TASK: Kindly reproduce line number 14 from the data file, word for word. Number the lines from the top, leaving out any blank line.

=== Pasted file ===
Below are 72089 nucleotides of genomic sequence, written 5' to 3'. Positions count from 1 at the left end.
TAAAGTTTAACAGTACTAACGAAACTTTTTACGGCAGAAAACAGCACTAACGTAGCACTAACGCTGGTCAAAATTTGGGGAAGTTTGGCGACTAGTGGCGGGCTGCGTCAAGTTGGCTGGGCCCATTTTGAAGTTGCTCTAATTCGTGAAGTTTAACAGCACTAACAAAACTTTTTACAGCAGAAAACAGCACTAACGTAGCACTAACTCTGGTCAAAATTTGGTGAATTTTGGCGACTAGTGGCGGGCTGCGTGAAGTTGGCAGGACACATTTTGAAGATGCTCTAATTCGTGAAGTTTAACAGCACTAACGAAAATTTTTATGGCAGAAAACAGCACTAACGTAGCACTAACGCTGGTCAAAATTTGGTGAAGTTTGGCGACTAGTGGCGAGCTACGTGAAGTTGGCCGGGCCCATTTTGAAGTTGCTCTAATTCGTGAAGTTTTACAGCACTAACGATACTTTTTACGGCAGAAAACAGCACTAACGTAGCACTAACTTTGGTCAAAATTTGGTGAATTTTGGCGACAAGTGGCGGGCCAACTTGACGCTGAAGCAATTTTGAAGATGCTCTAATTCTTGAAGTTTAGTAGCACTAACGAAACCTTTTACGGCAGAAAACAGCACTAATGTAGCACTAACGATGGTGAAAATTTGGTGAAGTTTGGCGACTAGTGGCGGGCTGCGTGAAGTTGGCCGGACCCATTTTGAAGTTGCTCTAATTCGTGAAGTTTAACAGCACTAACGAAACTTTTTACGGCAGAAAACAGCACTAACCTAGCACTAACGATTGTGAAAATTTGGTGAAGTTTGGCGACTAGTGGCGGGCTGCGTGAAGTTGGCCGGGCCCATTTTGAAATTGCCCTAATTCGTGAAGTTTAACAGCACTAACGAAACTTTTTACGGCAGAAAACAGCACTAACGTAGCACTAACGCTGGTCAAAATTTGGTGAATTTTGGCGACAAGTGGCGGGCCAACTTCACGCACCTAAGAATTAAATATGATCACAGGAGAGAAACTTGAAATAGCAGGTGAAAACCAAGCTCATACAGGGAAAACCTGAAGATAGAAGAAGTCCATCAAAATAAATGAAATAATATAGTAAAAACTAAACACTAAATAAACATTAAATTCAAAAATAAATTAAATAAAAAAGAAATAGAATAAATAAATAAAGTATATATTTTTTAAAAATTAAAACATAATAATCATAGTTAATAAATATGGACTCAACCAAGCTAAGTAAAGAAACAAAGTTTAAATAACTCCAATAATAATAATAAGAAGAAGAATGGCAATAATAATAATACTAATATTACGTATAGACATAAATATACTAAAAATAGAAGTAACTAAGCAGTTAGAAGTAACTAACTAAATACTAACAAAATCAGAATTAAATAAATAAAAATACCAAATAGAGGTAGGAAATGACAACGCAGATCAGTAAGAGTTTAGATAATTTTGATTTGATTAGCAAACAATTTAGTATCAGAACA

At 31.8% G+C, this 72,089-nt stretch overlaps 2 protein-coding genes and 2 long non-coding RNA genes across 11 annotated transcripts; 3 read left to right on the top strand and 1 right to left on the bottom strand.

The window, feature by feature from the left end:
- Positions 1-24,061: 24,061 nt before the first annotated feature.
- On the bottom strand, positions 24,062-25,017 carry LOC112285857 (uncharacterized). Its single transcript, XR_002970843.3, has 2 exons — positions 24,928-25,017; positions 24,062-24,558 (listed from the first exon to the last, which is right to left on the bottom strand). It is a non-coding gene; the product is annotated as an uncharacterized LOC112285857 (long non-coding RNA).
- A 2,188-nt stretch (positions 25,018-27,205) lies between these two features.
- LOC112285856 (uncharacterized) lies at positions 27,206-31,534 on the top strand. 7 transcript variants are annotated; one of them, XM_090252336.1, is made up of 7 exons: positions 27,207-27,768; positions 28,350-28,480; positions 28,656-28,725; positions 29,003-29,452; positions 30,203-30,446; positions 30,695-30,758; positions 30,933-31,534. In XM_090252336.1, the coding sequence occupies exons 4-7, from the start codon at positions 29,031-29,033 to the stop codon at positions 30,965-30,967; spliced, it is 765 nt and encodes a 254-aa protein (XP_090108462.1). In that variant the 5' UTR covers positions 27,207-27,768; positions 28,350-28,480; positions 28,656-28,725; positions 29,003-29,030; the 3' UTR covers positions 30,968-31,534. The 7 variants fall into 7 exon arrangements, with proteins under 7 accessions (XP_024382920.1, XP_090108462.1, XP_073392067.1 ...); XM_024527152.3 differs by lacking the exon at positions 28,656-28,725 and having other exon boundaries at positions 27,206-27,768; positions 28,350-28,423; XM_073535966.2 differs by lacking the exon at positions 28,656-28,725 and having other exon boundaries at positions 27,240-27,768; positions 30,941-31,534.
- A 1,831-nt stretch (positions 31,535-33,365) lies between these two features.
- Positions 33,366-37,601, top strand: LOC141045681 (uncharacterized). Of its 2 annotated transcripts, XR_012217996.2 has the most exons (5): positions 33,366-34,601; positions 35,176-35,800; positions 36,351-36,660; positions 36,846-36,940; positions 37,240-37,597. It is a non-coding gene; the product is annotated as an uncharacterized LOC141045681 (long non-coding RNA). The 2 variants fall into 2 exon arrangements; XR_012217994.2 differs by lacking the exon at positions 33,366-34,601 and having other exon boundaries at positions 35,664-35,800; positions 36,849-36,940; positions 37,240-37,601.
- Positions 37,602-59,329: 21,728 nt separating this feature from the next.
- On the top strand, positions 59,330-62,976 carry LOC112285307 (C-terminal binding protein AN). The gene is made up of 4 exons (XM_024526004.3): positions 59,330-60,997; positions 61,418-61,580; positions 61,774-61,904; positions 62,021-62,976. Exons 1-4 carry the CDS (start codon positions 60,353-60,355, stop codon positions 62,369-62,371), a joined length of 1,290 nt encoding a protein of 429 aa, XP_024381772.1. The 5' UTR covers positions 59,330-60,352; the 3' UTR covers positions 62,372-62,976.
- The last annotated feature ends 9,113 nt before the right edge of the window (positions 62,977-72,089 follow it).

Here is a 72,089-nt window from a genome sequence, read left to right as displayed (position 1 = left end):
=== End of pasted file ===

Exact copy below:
Here is a 72,089-nt window from a genome sequence, read left to right as displayed (position 1 = left end):